For example, in United States v. Jenkins (2d Cir. 1974), 496 F.2d 57, the accused's money was inventoried for safekeeping following an arrest for a traffic violation. Less than one week later, a second inspection of the money by a Federal agent revealed that the serial numbers of those bills coincided with marked bills stolen in a recent robbery. The court rejected the defendant's argument that Edwards was inapplicable because the second look was for the purpose of obtaining evidence of a different crime than that for which the arrest was made. The court said that this second inspection was not an intrusion into an area that the defendant could reasonably expect would remain private. It concluded that no reasonable expectations of privacy were invaded and no search occurred when the police officers simply looked again at what they had already lawfully seen.

In fact, the Edwards holding has been interpreted to mean "that at least when (i) an object lawfully came into plain view at the time of a search upon the arrestee's arrival at the place of detention, (ii) later investigation establishes that this item is of evidentiary value, and (iii) the item remains in police custody as a part of the arrestee's inventoried property, then it is permissible for the police, without a warrant, to retrieve that object and thereafter deal with it as an item of evidence." (2 W. LaFave, Search and Seizure sec. 5.3(b), at 315 (1978).) Cases decided before Edwards have also followed this reasoning. United States v. Grill (5th Cir. 1973), 484 F.2d 990, cert. denied (1974), 416 U.S. 989, 40 L.Ed.2d 767, 94 S.Ct. 2396; Evalt v. United States (9th Cir. 1967), 382 F.2d 424; Baskerville v. United States (10th Cir. 1955), 227 F.2d 454.

The appellate court refused to extend Edwards and its progeny to the case at bar, but instead relied upon the reasoning and rationale found in People v. Lafayette (1981), 99 Ill. App.3d 830, cert. granted (1982), 459 U.S. 986, 74 L.Ed.2d 381, 103 S.Ct. 339, and Brett v. United States (5th Cir. 1969), 412 F.2d 401, cert. denied (1969), 396 U.S. 921, 24 L.Ed.2d 202, 90 S.Ct. 252. In Lafayette, the defendant was arrested for disturbing the peace. He was ordered to empty his pockets, and his personal effects were inventoried. The police then searched the defendant's shoulder bag to inventory its contents and found amphetamines in the shoulder bag. The court affirmed suppression of the amphetamines, saying that the shoulder bag carried an expectation of privacy independent of the arrestee's body and clothing.

In Brett, the defendant was arrested for importing, transporting, and concealing heroin. At the jail, he was given prison garb and his personal effects and clothing were put in a bag in the prisoner's property room. Three days later a narcotics agent requested the jail guard to inspect the contents of the property bag. The guard searched the defendant's pants pockets and found cellophane papers, containing traces of heroin, in the watch pocket. The court found this search invalid, but distinguished its facts from situations like the case at bar, saying that the search in Brett "was not a later look at items which had remained in police custody after having been discovered in an earlier and valid search, as in Baskerville v. United States, 227 F.2d 454 (10th Cir. 1955)." Brett v. United States (5th Cir. 1969), 412 F.2d 401, 405.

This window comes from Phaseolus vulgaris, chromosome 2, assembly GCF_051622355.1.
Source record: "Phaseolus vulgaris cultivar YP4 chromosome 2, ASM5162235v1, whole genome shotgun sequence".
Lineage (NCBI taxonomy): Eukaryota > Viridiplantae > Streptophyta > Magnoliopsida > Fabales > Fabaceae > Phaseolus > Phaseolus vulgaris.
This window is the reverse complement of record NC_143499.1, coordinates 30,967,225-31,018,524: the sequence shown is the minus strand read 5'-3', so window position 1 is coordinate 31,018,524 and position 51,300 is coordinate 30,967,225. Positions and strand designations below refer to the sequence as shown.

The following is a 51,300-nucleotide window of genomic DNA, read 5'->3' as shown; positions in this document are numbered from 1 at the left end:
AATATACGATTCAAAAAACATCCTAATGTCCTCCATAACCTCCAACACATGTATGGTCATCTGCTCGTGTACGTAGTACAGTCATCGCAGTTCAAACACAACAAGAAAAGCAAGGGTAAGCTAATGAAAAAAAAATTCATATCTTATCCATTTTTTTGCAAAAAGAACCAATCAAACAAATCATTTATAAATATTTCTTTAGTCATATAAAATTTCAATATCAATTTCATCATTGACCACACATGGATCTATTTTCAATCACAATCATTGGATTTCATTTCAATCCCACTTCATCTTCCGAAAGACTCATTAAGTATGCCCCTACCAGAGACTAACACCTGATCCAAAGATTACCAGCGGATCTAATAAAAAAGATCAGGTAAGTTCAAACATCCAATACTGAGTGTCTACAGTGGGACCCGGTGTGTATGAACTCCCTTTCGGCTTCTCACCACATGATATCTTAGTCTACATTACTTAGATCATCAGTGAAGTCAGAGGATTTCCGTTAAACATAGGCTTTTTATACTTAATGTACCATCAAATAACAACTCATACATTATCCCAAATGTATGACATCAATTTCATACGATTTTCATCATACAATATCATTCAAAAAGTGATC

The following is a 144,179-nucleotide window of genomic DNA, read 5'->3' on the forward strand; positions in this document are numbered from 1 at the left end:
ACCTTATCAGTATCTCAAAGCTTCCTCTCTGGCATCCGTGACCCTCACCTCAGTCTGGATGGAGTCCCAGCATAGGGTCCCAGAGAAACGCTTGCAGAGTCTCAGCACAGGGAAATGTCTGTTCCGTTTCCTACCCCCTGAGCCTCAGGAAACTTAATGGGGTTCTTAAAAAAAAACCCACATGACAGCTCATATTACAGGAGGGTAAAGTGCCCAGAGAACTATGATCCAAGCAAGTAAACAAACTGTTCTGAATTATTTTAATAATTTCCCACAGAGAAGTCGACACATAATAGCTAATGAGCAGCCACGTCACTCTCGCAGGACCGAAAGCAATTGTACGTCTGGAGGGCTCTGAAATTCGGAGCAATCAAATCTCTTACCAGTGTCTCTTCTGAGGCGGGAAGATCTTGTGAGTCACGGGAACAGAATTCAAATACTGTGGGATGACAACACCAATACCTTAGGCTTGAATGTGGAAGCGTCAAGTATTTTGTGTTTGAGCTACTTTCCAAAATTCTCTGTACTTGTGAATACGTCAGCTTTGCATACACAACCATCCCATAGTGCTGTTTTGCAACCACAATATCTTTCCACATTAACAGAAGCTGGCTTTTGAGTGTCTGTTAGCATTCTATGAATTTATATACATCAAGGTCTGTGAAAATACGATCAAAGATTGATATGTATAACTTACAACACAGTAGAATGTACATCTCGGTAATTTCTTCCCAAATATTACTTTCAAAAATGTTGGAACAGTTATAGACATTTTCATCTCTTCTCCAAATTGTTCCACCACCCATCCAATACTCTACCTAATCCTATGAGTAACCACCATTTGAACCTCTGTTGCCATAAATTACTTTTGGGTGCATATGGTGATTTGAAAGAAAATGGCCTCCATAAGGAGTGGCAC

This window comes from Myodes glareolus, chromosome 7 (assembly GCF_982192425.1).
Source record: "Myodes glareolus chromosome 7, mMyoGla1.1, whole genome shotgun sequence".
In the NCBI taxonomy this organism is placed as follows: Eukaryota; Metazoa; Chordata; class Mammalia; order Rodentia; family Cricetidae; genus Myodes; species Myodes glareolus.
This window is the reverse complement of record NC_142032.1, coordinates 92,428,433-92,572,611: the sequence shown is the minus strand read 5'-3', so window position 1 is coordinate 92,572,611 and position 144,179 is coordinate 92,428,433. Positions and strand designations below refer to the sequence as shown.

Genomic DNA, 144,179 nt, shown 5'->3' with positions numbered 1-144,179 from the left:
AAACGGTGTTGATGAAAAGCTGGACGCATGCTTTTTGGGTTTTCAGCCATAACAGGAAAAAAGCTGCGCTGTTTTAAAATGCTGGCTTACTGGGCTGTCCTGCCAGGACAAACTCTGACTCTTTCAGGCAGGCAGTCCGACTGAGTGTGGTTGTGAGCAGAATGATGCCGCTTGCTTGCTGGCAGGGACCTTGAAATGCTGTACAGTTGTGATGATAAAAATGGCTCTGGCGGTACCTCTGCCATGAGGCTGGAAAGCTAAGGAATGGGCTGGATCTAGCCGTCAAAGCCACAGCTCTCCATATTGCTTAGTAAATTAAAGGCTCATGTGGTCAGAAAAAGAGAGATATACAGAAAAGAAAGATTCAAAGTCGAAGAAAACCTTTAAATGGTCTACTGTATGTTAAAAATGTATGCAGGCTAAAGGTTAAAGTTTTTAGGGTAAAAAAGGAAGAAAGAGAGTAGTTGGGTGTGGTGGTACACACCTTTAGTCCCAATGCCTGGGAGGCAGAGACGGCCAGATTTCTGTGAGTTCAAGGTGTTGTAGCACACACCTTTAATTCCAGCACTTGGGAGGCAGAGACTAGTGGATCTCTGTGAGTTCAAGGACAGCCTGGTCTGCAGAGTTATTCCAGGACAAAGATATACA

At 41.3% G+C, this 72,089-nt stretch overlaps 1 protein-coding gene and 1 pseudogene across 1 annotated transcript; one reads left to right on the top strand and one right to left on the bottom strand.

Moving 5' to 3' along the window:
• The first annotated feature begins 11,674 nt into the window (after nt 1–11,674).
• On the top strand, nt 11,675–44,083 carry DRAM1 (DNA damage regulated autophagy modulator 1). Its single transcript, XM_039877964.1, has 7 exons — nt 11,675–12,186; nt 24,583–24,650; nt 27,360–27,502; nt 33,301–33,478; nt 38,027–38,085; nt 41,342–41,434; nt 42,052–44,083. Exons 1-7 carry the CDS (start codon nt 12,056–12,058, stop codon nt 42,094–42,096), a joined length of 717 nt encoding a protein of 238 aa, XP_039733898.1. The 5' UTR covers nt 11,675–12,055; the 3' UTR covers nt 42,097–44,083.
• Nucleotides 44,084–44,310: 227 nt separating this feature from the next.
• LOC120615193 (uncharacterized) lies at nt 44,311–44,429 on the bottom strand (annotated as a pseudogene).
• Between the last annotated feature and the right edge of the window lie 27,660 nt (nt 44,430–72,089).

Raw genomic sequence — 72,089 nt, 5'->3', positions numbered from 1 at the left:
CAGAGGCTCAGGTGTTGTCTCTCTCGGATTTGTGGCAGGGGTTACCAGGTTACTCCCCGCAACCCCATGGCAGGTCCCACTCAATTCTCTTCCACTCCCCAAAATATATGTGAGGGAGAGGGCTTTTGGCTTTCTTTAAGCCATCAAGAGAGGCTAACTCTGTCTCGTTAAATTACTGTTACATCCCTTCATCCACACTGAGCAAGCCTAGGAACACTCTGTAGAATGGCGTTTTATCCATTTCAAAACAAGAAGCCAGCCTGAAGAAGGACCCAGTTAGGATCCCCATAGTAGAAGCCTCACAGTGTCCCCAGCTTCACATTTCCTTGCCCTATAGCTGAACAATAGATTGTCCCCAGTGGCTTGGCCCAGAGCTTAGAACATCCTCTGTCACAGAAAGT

Unlike Lafayette and Brett, the case at bar did not involve a search for items the defendant had concealed in a container, or a further inspection of defendant's personal effects to discover something not previously seen by the police. The defendant argues, though, that an arrestee retains an expectation of privacy in places and goods even after they are exposed to the authorities, citing Michigan v. Tyler (1978), 436 U.S. 499, 56 L.Ed.2d 486, 98 S.Ct. 1942, and State v. Simpson (1980), 95 Wn.2d 170, 622 P.2d 1199.

In Tyler, firemen conducted a search to discover evidence of arson on the defendant's property several days after the fire was extinguished. Under these circumstances, the court said, a warrant was required even though the firemen had been at the site during the fire. (See also People v. Holloway (1981), 86 Ill.2d 78.) Tyler, like Brett, involved a search to discover new evidence not previously seen, which makes it factually inapposite to the instant case.

In Simpson, the defendant was arrested on a warrant for forgery. At the jail, the defendant's personal possessions, including keys to his truck, were inventoried and placed in a property box. Later that day, the police, suspecting the truck had been stolen, removed the truck keys from the property box, returned to the truck, and opened its door to find the vehicle identification number. A check of that number revealed the truck was stolen. The court ruled that this was an unlawful search since the defendant retained a legitimate expectation of privacy in the locked truck and the vehicle identification number concealed within it.

Both Tyler and Simpson involved searches for evidence not previously seen by the police. Other cases relied on by defendant similarly involved searches for evidence not in the plain view of the police during the inventory. United States v. Chadwick (1977), 433 U.S. 1, 53 L.Ed.2d 538, 97 S.Ct. 2476 (search of foot locker); United States v. Simmons (7th Cir. 1977), 567 F.2d 314 (search of purse); People v. Helm (1981), 89 Ill.2d 34 (search of purse); People v. Bayles (1980), 82 Ill.2d 128, cert. denied (1981), 453 U.S. 923, 69 L.Ed.2d 1005, 101 S.Ct. 3160 (search of suitcase at scene of auto accident); People v. Hamilton (1979), 74 Ill.2d 457 (search of locked briefcase at hospital); People v. Smith (1980), 103 Cal.App.3d 840, 163 Cal.Rptr. 322, cert. denied (1981), 451 U.S. 993, 68 L.Ed.2d 854, 101 S.Ct. 2336 (search of purse).

In the instant case, defendant had not sought to preserve his expectation of privacy in the necklace by concealing it in a container. Rather, he carried it on his person. At the time of his arrest, he was searched and the necklace was found and inventoried as part of a lawful inventory search. At this time, the necklace legitimately came into the plain view of the jail officer and thereafter remained in the possession, custody and control of the police.

The second look was not conducted to search for and discover evidence previously concealed in some way from the inventory officer. For this reason, the cases involving such searches are not applicable here. Rather, the instant case, like Edwards, Jenkins, and their progeny, involved a second look at personal effects previously exposed to police view under unobjectionable circumstances. Under the circumstances in this case the defendant did not have a reasonable and justifiable expectation of privacy in the necklace. We agree with the statement made in Jenkins that no reasonable expectations of privacy are invaded and no search occurs when police officers simply look again at what they had already lawfully seen. Here, as in Jenkins, there was no search. For these reasons, the order suppressing the evidence gathered pursuant to the second examination of the necklace was improper.

The judgments of the appellate and circuit courts> are reversed and the cause is remanded to the circuit court of Peoria County for further proceedings.

Reversed and remanded.